At the end of the decade, most of us have two thoughts in mind: how was 2019 and what could we do to make new year and new decade even better.
We tend to welcome the new year as a new beginning. Even if most of the New Year’s traditions may have lost their meaning at an adult age, I believe many of us still maintain one of them: New Year’s resolutions.
Some of us are more serious with their resolutions and the fresh start, some not. Some even say New Year’s resolutions are made for reneging.
Those who are committed to their New Year’s resolutions truly want the change. We promise to reduce stress, stop smoking, lose weight, eat healthier or start exercising regularly.
And they are all good resolutions.
I promise to travel more and more often… Or will I?
Travelling is another popular topic in New Year’s resolutions. I recently read a Finnish article about our most popular New Year’s resolutions and out of top 10 resolutions, six related to travel.
Travelling to a new country was number four on the list, followed by gaining new experiences about new cultures. Living one’s passions through travelling was number seven on the list, getting to know a familiar destination from a new perspective was number eight. Two last ones on the list included learning a new language and using all holidays earned for the new year.
The closer the New Year’s Eve, the more travel-related posts gush on my social feeds. Lists of past year’s trips and destinations, travel plans for 2020 and travel dreams for the new decade. Some travel influencers openly admit they’ve travelled so much this year they can’t even be bothered to count the number of their trips.
As tempting and ideal the latter might sound, believe me when I say; Looking at this from the perspective of our living environment and our future, it’s everything but ideal. Now it’s the time for us travellers to take responsibility for the choices we make and more importantly, the way we communicate about our travels.
If travelling is a regular topic in your New Year’s resolutions too, could you consider changing your perspective? Rather than aiming to increase the number of new countries, could you promise to change the way you travel instead?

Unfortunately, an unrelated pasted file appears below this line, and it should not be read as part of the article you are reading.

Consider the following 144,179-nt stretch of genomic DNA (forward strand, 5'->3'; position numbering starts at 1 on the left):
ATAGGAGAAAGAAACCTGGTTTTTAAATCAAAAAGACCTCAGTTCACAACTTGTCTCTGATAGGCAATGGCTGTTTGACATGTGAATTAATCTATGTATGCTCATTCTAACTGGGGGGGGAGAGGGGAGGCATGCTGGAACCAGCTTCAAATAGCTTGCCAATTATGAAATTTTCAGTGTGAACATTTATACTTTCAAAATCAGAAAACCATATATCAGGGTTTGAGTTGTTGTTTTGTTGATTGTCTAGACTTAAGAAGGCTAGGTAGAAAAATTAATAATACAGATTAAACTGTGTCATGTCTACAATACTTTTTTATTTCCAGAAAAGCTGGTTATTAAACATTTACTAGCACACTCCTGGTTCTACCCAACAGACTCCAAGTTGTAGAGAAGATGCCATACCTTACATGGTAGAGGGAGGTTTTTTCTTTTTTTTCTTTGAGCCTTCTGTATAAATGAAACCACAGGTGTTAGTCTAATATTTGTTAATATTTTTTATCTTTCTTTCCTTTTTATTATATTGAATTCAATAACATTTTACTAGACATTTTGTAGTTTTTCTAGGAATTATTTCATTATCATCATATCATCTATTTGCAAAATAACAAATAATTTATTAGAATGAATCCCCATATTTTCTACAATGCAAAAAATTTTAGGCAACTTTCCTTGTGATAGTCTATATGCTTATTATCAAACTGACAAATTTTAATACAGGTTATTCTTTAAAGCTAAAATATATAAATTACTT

To give you ideas on how and why I wanted to suggest 10 traveller’s New Year’s resolutions that are worth keeping in 2020. Pick one from this list or if possible, pick them all. The more committed we’re to conscious and sustainable travel, the better for everyone: the globe, the destinations as well as us travellers.
To lighten the heavy reading, I’ll decorate my post with the most beautiful sunsets I witnessed in 2019 – the most stunning ones here in Finland.
Conscious traveller’s New Year’s resolutions worth keeping in 2020
1 – Promise to travel more rarely but longer
Why? Because decreasing flying is one of the most efficient ways for individuals to reduce carbon footprint in the middle of a climate crisis. However, it’s not the only reason.
The longer you stay in your destination and explore the surrounding areas, the better you learn to know the destination and the life of the locals as well as the local culture. A longer stay brings along more economic benefits to the destination, ensuring the subsistence and development of tourism services.
2 – Promise to combine work and leisure trips whenever possible
Why? Partly for the same reasons as above: you’ll fly less, get to know your destination better and bring more money and work for the local community. One long trip is always a better option than several short getaways. As possibilities for remote working keep increasing, you don’t necessarily need to use all your holidays for prolonging your short business trip.
3 – Promise to reduce the number of flights
Why? Because flying is the fastest growing and most harmful cause of the environmental crisis that we, as individuals, can affect with our choices. Another Finnish article I recently read stated that even if we discussed global warming more than ever, it doesn’t show in the flight statistics. The number of flight journeys to and from Finland increased by one million compared to 2018. To put this into perspective, Finland has 5,5 million inhabitants.
I’m sure we’re not the only country in the world whose statistics show this kind of increase.
Why not promise to travel only to destinations that you can reach with direct flights from your nearest airport? If you have to change the plane, promise at least to spend a few days in your stopover destination. Whenever possible, continue your journey by train or bus instead of flying. Many airlines have already made this easy by offering combined flight and train tickets. The two previous suggestions are also great and simple ways to reduce the number of flights.
4 – Promise to travel lighter and pack only the items you need
Why? Because the more unnecessary stuff we cram into our luggage, the more emissions we cause and the more trash we leave behind to our destinations.